Creamy, perennial of damp waysides, meadows, marshes and woods, this tall, hairless plant flowers throughout Ireland from June to September. With a heavy fragrance, it carries its numerous 5-6 petalled flowers in dense, clusters on furrowed, reddish stems. Its dark green leaves are long-stalked and pinnate with pale undersides. The flower heads are frequently visited by bees attracted by the heavy scent which can be so evocative of summer days in the countryside. In spite of this fragrance, the flowers produce no nectar. Insects, however, don't realise this but their visits serve to fertilise the plants which are heavy with pollen. A peculiarity of this flower is that the scent of the leaves is quite different from that of the flowers, the leaves having a heavy almond-like aroma whereas the flowers have a strong sweet smell. This is a native plant belonging to the family Rosaceae.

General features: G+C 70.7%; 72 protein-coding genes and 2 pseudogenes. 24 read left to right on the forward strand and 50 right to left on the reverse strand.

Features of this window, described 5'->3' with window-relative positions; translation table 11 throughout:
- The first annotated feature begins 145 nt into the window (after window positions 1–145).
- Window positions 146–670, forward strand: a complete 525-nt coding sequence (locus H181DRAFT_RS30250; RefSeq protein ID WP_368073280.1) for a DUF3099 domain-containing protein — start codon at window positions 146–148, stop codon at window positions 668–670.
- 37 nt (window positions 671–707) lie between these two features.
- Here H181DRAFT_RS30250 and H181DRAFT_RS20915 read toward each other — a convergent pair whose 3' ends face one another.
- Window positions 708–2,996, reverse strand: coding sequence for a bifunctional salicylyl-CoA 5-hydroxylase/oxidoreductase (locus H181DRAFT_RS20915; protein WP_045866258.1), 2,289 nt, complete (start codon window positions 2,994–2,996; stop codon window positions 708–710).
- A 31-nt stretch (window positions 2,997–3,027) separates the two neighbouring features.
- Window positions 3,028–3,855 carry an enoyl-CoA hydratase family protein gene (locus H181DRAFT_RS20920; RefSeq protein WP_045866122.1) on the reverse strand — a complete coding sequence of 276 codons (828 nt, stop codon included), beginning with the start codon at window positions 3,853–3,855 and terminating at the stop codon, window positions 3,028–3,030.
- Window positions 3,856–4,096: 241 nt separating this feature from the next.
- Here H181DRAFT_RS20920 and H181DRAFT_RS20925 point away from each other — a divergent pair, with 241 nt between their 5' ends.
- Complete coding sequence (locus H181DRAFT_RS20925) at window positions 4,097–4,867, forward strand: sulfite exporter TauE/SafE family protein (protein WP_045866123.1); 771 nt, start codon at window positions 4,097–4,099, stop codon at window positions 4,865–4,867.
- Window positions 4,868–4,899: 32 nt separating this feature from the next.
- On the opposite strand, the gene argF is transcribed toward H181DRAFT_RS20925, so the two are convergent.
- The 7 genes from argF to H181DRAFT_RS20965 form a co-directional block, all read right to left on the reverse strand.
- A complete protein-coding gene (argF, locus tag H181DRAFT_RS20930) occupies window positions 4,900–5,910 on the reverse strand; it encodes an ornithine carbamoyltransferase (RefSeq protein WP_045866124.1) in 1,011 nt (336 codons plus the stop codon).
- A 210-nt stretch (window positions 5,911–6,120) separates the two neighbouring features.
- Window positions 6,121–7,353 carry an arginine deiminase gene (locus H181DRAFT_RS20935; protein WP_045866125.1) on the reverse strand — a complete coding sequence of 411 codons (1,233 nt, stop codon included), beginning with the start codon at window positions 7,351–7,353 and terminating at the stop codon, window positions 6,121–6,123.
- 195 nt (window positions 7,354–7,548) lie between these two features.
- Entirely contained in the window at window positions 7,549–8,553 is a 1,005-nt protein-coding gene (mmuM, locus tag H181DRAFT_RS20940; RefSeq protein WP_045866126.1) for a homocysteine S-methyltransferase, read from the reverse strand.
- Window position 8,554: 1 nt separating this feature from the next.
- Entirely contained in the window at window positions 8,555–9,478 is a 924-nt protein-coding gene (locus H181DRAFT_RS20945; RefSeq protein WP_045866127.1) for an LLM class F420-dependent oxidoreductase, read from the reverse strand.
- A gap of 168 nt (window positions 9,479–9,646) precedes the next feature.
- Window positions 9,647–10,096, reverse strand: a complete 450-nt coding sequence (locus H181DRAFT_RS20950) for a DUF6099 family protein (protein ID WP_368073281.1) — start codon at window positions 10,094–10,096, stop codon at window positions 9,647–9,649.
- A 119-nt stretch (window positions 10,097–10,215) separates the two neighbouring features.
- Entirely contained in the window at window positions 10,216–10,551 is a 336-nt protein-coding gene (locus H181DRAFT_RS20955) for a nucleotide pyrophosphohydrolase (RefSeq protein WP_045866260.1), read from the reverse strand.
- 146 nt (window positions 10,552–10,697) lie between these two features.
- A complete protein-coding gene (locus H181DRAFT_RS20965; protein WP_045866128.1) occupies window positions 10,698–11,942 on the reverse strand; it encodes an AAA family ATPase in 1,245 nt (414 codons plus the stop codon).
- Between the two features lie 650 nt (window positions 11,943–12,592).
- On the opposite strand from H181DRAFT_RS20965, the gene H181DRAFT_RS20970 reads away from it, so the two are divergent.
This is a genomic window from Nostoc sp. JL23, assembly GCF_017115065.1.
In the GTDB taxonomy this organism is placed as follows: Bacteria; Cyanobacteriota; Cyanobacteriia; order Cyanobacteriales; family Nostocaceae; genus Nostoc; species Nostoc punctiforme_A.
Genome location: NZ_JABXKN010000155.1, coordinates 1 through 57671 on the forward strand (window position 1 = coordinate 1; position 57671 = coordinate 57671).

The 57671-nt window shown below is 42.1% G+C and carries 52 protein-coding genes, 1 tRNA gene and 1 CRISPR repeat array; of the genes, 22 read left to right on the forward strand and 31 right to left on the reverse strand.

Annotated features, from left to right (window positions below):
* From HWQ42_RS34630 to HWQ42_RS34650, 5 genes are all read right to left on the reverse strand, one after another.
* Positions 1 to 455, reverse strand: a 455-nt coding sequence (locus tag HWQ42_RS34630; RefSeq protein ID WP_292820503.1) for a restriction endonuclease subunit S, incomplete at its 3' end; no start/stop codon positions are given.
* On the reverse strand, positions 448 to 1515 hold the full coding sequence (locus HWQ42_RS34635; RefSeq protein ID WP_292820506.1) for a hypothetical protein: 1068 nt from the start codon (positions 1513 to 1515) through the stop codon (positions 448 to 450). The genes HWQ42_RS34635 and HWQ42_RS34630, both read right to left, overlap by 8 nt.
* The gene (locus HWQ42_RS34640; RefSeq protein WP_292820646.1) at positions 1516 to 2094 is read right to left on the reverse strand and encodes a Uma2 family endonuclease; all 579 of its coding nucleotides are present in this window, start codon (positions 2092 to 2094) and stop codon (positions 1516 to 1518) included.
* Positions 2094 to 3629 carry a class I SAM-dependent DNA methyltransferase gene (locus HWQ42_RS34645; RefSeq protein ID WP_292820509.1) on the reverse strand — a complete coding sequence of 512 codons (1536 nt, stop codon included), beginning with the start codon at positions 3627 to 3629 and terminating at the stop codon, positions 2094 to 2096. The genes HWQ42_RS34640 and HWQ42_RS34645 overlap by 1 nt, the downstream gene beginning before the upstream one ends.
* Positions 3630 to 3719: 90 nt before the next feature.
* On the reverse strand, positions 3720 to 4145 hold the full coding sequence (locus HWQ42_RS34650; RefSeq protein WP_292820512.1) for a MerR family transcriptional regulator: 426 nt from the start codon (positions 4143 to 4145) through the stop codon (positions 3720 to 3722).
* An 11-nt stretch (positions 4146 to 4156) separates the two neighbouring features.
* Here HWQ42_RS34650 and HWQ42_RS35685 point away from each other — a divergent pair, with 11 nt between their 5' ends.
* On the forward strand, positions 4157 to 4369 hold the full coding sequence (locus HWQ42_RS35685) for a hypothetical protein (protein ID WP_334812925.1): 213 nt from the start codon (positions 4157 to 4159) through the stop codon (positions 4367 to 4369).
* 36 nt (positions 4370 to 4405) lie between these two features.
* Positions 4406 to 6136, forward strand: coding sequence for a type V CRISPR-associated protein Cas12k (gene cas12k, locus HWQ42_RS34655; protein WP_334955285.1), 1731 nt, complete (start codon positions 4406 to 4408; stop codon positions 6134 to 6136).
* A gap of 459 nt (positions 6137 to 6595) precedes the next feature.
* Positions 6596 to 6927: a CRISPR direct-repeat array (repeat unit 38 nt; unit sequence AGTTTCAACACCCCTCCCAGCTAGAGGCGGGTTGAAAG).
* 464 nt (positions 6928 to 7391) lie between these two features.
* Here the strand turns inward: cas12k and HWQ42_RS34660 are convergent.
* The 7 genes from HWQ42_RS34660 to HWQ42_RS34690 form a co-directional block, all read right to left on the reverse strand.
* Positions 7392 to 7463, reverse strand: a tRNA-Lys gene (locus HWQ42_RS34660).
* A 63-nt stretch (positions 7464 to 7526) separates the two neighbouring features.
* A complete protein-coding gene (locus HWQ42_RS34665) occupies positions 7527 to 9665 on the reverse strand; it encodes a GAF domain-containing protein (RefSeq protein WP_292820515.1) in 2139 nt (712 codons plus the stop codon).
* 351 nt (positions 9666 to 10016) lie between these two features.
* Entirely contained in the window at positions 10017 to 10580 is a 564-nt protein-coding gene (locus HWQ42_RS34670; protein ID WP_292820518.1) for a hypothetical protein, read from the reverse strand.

I first identified this plant in Derrynane, Co Kerry in 1976 and photographed it in Vicarstown, Co Kildare beside the Grand Canal in 2002.
If you are satisfied you have correctly identified this plant, please submit your sighting to the National Biodiversity Data Centre